“There are rules for private informers accepting a new case. Never take on clients who cannot pay you. Never do favours for friends. Don’t work with relatives. If, like me, you are a woman, keep clear of men you find attractive.
“Will I never learn?”
In Ancient Rome, the number of slaves was far greater than that of free citizens. As a result, often the people Romans feared most were the “enemies at home,” the slaves under their own roofs. Because of this, Roman law decreed that if the head of a household was murdered at home, and the culprit wasn’t quickly discovered, his slaves—all of them, guilty or not—were presumed responsible and were put to death. Without exception.
When a couple is found dead in their own bedroom and their house burglarized, some of their household slaves know what is about to happen to them. They flee to the Temple of Ceres, which by tradition is respected as a haven for refugees. This is where Flavia Albia comes in. The authorities, under pressure from all sides, need a solution. Albia, a private informer just like her father, Marcus Didius Falco, is asked to solve the murders, in this mystery from Lindsey Davis.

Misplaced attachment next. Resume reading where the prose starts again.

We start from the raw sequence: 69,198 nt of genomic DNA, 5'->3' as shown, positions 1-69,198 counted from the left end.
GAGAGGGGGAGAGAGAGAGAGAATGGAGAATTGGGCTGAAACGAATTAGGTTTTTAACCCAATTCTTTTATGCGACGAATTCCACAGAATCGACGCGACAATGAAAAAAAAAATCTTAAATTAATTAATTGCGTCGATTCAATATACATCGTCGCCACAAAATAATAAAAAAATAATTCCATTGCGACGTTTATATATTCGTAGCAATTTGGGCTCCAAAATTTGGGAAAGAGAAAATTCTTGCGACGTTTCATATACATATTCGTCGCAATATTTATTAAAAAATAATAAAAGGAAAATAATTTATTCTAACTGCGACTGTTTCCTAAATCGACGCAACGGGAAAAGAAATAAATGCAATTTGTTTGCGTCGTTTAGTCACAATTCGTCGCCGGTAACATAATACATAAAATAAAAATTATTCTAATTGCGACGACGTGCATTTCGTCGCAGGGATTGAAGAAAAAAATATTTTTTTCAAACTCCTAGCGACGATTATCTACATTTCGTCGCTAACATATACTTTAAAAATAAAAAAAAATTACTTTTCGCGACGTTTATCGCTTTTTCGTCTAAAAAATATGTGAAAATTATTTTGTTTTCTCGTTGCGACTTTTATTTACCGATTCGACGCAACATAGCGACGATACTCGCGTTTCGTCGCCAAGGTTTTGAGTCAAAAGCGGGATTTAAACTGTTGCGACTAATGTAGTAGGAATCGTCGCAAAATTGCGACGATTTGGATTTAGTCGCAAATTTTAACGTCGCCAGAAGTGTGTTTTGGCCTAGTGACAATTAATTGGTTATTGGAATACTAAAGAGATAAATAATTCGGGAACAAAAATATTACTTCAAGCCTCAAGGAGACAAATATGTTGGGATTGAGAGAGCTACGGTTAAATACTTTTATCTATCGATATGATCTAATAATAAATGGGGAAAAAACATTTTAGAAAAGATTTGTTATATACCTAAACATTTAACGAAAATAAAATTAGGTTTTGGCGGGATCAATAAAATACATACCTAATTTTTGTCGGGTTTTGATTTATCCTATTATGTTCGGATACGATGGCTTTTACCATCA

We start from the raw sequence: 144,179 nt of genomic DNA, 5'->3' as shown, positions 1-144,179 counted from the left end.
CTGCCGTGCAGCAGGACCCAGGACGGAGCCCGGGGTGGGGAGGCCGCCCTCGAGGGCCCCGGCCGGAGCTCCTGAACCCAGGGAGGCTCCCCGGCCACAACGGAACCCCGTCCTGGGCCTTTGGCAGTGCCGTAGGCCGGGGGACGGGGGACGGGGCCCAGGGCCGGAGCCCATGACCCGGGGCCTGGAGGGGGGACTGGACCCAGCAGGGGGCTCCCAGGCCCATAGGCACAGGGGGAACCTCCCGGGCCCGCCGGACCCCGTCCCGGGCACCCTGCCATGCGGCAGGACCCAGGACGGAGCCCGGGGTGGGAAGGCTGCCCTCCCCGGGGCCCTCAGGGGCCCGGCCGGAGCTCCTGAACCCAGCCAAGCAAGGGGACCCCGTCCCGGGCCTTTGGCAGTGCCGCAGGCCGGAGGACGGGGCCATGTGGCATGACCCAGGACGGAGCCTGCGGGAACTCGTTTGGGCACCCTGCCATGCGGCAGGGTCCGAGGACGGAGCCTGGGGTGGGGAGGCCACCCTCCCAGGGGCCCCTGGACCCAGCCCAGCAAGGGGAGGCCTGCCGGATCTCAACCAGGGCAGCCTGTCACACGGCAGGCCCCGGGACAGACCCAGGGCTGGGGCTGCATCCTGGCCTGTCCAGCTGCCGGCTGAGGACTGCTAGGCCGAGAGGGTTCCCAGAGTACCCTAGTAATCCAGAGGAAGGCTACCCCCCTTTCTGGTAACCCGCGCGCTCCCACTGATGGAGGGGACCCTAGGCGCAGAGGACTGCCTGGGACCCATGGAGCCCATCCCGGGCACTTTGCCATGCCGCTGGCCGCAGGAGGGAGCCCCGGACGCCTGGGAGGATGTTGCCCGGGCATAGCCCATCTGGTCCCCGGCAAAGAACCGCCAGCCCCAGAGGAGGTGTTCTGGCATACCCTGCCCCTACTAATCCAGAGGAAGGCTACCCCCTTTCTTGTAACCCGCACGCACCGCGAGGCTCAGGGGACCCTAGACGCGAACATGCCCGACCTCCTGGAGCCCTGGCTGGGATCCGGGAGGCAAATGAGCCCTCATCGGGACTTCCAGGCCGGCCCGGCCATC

Even before I started, I knew I should say no.
There are rules for private informers accepting a new case. Never take on clients who cannot pay you. Never do favors for friends. Don’t work with relatives. Think carefully about legal work. If, like me, you are a woman, keep clear of men you find attractive.
The Aviola inquiry broke every one of those rules, not least because the clients had no money, yet I took it on. Will I never learn?
* * *
One warm, starry June night in the city of Rome, burglars invaded